YouTube Tuesday: Calculating the Size of Your Business

In a recent YouTube video, we discussed how the federal government calculates business size. Today’s video provides additional information on how to calculate the size of your business through annual receipts:

For more information, check out Volume 2 of the Koprince Law, LLC GovCon Handbooks Series, SBA Small Business Size and Affiliation Rules, or contact us here.

SBA’s Receipts Calculation Transition Period: Is It Legal?

When the SBA issued its final rule implementing the Runway Extension Act’s 5-year receipts calculation period earlier this month, it allowed for a two-year transition: until January 6, 2022, the SBA will allow businesses to choose either a 3-year or a 5-year receipts calculation period.

This transition phase is helpful, the SBA noted, to small businesses that might be adversely affected by an abrupt change to the receipts calculation period—namely, businesses with declining revenues over the preceding five years that are nonetheless close to the applicable size standard cap.

SBA’s accommodation of these companies is, by any measure, a commonsense solution to prevent inadvertent harm caused by the Runway Extension Act. But notwithstanding this laudable policy objective, is the new transition period legal?

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5-Year Receipts Calculation Period Effective January 6, 2020

At SmallGovCon, we’ve closely followed the SBA’s implementation of the Small Business Runway Extension Act. After much confusion caused by the delayed implementation of the Act, there’s finally a light at the end of the tunnel: the 5-year receipts calculation period will become effective January 6, 2020.

Importantly, the SBA’s final rule implements relief for businesses that will be adversely affected by the change to a 5-year receipts calculation period.

Let’s take a look.

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Alert! SBA OHA Decides 3-Year Receipts Calculation Period Still Applies

Since being passed by Congress in late 2018, the Runway Extension Act has been the source of great confusion among small business contractors: would size under receipts-based NAICS codes be calculated under the 3-year calculation period set out in the SBA’s regulations, or under the new 5-year calculation period mandated by Congress?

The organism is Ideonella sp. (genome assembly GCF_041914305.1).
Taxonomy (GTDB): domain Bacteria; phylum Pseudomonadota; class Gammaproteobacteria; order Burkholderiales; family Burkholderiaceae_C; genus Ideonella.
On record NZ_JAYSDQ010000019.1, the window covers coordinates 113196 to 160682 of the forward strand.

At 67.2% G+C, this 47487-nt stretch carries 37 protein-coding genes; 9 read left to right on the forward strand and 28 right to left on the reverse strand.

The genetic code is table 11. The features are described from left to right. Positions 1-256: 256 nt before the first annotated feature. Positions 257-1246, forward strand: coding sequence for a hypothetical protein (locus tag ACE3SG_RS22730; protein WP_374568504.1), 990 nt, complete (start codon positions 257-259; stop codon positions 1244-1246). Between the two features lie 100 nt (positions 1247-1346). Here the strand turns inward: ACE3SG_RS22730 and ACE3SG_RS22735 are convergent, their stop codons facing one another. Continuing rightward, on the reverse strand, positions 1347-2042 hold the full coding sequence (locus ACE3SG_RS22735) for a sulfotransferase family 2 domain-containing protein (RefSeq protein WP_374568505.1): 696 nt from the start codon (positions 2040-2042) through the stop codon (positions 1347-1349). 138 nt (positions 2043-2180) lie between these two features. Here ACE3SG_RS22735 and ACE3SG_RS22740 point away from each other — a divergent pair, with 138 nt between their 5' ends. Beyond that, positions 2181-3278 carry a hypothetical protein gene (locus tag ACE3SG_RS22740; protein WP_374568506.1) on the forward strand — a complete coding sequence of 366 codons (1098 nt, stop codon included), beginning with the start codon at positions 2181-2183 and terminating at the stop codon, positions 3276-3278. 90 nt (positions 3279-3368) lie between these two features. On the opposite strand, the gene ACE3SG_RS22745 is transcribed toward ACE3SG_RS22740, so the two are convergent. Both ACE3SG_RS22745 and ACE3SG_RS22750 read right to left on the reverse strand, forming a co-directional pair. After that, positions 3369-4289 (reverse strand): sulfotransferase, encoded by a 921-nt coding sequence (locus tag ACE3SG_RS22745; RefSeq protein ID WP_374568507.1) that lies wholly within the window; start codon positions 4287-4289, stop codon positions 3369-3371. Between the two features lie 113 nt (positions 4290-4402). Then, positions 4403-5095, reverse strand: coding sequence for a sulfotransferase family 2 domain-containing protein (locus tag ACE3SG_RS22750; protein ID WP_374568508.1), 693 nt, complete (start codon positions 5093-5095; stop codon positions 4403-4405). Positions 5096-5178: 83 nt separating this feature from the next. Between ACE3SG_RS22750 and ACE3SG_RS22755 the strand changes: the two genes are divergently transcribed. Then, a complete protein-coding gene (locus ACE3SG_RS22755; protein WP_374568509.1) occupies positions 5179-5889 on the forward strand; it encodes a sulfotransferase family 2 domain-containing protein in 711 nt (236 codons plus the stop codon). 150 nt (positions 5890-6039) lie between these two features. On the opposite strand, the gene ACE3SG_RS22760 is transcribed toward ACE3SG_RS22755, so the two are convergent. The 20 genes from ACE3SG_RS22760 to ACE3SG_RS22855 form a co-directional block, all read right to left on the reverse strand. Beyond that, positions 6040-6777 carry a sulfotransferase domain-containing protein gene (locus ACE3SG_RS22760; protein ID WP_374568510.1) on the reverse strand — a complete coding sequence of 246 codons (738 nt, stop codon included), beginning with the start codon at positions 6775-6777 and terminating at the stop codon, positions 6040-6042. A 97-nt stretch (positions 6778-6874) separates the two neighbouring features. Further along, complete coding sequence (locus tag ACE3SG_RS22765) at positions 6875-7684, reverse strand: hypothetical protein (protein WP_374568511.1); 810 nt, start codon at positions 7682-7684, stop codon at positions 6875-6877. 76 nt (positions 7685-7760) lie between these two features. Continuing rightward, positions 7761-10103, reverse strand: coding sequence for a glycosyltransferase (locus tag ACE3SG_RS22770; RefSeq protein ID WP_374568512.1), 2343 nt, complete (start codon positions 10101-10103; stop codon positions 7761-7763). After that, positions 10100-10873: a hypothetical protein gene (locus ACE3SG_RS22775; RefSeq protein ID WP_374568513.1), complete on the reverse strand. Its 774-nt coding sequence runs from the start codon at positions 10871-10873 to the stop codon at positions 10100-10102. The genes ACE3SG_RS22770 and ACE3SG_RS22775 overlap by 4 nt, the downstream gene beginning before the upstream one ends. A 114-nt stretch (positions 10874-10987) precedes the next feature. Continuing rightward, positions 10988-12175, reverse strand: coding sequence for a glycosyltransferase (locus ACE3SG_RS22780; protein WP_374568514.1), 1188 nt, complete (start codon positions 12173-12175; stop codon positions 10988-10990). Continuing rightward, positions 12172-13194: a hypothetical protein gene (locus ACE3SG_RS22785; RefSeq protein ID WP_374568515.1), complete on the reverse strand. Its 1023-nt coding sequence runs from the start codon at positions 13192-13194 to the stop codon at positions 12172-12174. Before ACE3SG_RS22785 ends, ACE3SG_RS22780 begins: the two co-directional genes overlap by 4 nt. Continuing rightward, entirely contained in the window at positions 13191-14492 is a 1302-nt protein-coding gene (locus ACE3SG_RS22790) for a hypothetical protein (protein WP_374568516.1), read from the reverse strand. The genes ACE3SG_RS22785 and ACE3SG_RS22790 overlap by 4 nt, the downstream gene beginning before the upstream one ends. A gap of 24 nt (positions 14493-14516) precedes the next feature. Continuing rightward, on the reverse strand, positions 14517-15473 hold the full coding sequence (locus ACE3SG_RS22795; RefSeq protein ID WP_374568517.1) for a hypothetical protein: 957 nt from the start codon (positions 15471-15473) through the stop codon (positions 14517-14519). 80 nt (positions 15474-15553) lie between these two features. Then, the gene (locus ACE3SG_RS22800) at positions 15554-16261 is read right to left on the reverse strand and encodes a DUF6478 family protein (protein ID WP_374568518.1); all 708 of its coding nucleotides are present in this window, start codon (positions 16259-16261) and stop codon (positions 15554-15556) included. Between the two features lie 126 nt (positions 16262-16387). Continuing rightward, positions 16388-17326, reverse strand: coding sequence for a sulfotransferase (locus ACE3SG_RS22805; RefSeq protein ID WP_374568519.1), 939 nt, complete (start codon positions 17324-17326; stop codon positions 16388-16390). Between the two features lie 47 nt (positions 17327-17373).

In a decision just publicly released, the SBA Office of Hearings and Appeals has weighed in. As of now, the SBA will still calculate size under the 3-year calculation period.

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Tutorial: Calculating the Size of Your Business Through Annual Receipts

One of the most frequent questions we get is “How do I know the size of my business?”

Well, if you’re in an annual receipts-based NAICS code, the SBA regulation has the formula. We made a handy-dandy YouTube video to run you through it. Enjoy!

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SBA Announces Increases to Receipts-Based Size Standards

Make sure to check your NAICS code size standards based on receipts, because SBA is increasing them across the board on August 19 to give small businesses more time to grow. On July 18, the SBA announced it will increase monetary-based industry size standards (meaning receipts-based and assets-based size standards). This change is a result of adjustments for inflation that the SBA makes every five years. These rules will go into effect August 19, 2019.

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Runway Extension Act Update: SBA Says Three-Year Reporting Period Still Applies

In late 2018, Congress passed the Small Business Runway Extension Act, which had a single purpose: change the three-year average annual receipts calculation period (for determining small business eligibility) to a five-year calculation period.

Small businesses, for the most part, have been watching with bated breath for the SBA to comply with the Runway Extension Act. But as we’ve previously written, the SBA has thus far refused to do so (albeit under shifting rationale).

Now, the SBA has cemented its position against applying the Runway Extension Act—according to the SBA, “[b]usinesses must continue to report their annual receipts based on a 3-year average until the SBA amends its regulations.”

I’m not convinced the SBA has it right.

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